exec function AddItem(int ItemID) { local int i; if(ItemList.length < 3) { i = ItemList.length; ItemList.length = ItemList.length + 1; ItemList[i] = ItemID; HUDGFx.UpdateItems(); } else { MyLog("ItemList is full", 'AddItem'); } } function bool CheckForItem(int ItemID, out int FoundItemID) { local int i; local bool bHaveItem; bHaveItem = false; for(i = 0; i < ItemList.length; i++) { if(ItemList[i] == ItemID) { bHaveitem = true; FoundItemID = i; } } return bHaveItem; } //This would be used like this in whatever function needs the check //If not being called from this class, get PC reference like normal /* local int FoundID; if(CheckForItem(1, FoundID)) //If we have a keycard (ID 1) { RemoveItem(FoundID); //Insert the rest of the code that happens if they have the keycard } */ exec function RemoveItem(int ItemID) { ItemList.Remove(ItemID, 1); HUDGFx.UpdateItems(); }

Updating the HUD

Now that I have all of that in order I have to update the HUD to show which items I have in my inventory. As I do more and more Scaleform projects I try and migrate as much code as I can from AS3 to Unrealscript, since Unrealscript runs faster than AS3. Since I will be spawning movieclips directly from Unrealscript I have to keep a reference to them in order to adjust them or delete them. To help manage my references I decided to make my AttachMovie function a bit more dynamic on what parameters are passed. The first step was to create an array that holds the linkage names(to match the ones in Flash) and the desired instance names for all of the different item types that can be added to the inventory. The element number then corresponds to the ID I gave the items when I added them to the inventory. Here is how I have the AttachMovie and the reference array set up:
var struct ItemInfo { var string LinkageName; //Name used in Flash var string InstanceName; //Desired Instance Name } ItemReference; //ItemSlot[0] holds the id number of the item assigned to that spot. ItemOneSlot.AttachMovie(ItemReference[ItemList[0]].LinkageName, ItemReference[ItemList[0]].InstanceName); ItemOneMC = GetVariableObject("_root.itemOneSlot_mc." $ ItemReference[ItemList[0]].InstanceName); //In the defualt properties ItemReference[1] = (LinkageName = "redKeyCard_item", InstanceName = "redKeyCard") ItemReference[2] = (LinkageName = "blueKeyCard_item", InstanceName = "blueKeyCard")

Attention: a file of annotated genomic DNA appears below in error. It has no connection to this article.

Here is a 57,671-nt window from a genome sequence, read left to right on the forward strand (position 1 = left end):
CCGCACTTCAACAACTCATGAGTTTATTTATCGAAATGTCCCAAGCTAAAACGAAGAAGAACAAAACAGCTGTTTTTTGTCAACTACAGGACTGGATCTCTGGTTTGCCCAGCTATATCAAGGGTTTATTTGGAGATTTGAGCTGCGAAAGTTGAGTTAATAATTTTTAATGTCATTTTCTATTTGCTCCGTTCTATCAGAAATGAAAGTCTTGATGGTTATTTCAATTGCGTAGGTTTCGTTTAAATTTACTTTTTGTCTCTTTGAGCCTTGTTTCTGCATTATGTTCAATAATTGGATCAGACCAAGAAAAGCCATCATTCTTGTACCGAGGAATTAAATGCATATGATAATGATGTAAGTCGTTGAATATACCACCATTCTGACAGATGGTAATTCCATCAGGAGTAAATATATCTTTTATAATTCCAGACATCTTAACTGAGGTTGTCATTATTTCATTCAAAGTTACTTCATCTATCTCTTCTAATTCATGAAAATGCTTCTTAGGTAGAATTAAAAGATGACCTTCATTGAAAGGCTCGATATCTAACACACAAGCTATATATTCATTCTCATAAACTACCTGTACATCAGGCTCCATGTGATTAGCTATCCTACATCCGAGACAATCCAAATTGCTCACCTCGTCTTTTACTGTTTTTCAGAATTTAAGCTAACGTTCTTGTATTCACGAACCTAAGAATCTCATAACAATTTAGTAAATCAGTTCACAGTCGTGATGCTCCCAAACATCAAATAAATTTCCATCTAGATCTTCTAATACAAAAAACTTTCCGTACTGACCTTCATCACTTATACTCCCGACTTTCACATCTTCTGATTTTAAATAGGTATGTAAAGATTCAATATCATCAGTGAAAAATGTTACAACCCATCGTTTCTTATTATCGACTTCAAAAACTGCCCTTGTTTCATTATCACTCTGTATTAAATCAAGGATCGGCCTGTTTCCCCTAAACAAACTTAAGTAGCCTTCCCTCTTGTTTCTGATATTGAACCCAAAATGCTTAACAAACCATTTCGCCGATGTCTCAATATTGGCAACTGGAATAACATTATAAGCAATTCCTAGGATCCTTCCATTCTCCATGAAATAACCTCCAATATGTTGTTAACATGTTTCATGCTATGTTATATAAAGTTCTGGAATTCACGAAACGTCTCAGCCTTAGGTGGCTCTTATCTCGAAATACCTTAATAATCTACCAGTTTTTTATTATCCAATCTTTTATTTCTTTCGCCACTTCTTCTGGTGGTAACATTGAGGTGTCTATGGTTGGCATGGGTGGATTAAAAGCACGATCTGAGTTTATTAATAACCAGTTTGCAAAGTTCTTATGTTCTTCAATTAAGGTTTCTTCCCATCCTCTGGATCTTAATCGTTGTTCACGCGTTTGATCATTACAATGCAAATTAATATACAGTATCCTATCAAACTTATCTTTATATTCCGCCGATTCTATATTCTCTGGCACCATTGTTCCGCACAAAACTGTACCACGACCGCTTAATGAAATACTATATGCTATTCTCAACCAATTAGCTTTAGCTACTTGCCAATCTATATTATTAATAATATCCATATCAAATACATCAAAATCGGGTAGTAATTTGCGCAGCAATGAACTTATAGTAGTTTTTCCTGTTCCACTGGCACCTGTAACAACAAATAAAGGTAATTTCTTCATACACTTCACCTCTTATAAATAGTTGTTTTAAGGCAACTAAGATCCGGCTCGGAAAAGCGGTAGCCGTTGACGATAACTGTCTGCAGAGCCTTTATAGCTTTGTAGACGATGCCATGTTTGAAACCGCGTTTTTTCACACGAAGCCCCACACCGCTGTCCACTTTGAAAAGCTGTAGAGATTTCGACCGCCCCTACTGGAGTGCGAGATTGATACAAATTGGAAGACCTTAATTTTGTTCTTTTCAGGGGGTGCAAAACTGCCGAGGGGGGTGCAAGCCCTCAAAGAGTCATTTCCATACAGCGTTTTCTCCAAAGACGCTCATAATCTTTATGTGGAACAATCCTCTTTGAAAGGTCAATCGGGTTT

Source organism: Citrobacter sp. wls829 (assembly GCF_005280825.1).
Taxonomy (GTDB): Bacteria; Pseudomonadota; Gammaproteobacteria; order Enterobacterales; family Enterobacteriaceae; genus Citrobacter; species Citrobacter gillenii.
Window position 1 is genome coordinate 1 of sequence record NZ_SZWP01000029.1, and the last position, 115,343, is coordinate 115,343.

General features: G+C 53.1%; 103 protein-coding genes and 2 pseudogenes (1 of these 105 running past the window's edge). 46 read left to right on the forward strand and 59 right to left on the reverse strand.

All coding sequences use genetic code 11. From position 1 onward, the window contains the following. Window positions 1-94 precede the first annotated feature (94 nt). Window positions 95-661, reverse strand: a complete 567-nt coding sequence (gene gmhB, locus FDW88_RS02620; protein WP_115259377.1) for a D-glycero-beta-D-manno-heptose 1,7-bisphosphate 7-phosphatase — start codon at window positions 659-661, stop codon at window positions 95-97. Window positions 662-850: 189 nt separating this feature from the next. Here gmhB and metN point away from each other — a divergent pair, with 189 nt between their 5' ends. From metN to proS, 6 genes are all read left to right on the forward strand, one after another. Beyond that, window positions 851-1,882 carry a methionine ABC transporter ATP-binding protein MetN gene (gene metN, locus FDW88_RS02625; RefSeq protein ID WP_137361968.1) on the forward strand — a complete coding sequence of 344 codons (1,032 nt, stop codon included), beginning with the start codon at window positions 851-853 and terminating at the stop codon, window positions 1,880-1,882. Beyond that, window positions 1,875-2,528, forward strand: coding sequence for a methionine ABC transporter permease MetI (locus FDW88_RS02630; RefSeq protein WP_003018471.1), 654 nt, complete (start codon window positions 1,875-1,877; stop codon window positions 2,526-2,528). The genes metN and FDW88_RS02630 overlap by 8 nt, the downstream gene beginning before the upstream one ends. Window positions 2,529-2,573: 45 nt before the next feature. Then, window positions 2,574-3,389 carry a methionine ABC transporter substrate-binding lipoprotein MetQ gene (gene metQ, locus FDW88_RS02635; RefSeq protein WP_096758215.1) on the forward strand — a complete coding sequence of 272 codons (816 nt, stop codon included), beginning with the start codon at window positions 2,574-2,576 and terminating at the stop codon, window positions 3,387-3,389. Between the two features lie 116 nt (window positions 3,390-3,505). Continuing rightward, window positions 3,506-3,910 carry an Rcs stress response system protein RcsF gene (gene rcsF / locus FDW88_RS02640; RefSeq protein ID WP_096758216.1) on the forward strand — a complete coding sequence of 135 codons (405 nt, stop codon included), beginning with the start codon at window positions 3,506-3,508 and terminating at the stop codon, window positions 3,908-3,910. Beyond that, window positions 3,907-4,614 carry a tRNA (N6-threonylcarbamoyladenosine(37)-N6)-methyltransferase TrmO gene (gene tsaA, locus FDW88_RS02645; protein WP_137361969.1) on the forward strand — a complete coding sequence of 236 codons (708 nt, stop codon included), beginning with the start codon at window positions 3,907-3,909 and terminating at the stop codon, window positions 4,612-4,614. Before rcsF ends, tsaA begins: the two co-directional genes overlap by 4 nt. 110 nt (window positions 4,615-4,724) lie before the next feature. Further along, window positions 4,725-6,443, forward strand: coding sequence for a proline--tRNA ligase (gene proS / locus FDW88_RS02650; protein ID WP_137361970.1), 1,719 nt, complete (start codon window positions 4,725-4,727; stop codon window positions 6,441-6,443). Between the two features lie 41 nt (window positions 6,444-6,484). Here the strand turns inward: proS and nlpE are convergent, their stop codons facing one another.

CheckForItem Kismet Node

Since I like using Kismet for setting up triggers and other level specific things I needed a way to check if I had the correct item before the actual action could be executed. For instance, if they have the red keycard when trying to lower the force field. If they don't have it they shouldn't be able to lower it. So I made a custom Kistmet node that calls my check inventory function in my PlayerController class(see above), then outputs the correct result. I wanted to be able to set which item was being checked and also if I wanted it to be removed when the check was made. If I had like a master key card or something that could be used over and over again I wouldn't want it to be removed from my inventory. Anyway, here is my Kismet node:
class SeqCond_CheckForItem extends SequenceCondition; var bool bResult; var int ItemID; /**Remove the item if found? */ var(Items) bool bRemove; /**Expected Item Type*/ var(Items) enum ItemTypes { ITEM_RedKeyCard, ITEM_BlueKeyCard } ExpectedItem; event Activated() { local SpaceWingsPlayerController PC; PC = SpaceWingsPlayerController(class'WorldInfo'.static.GetWorldInfo().Game.GetALocalPlayerController()); bResult = PC.CheckForItem(ExpectedItem + 1, ItemID); if(bResult && bRemove) { PC.RemoveItem(ItemID); } //If the check result is true, activate the first output link, else the second OutputLinks[(bResult == true) ? 0 : 1].bHasImpulse = true; } defaultproperties { ObjName="CheckForItem" ObjCategory="SpaceWings" bRemove = true InputLinks(0)=(LinkDesc="In") OutputLinks(0)=(LinkDesc="True") OutputLinks(1)=(LinkDesc="False") VariableLinks(0)=(ExpectedType=class'SeqVar_Bool',LinkDesc="Result",bWriteable=true,PropertyName=bResult) }

Wow, this post ended up being a lot longer than I had anticipated. I was going to throw up a video of the pickups and HUD in action, but that will have to wait until later. Time to work!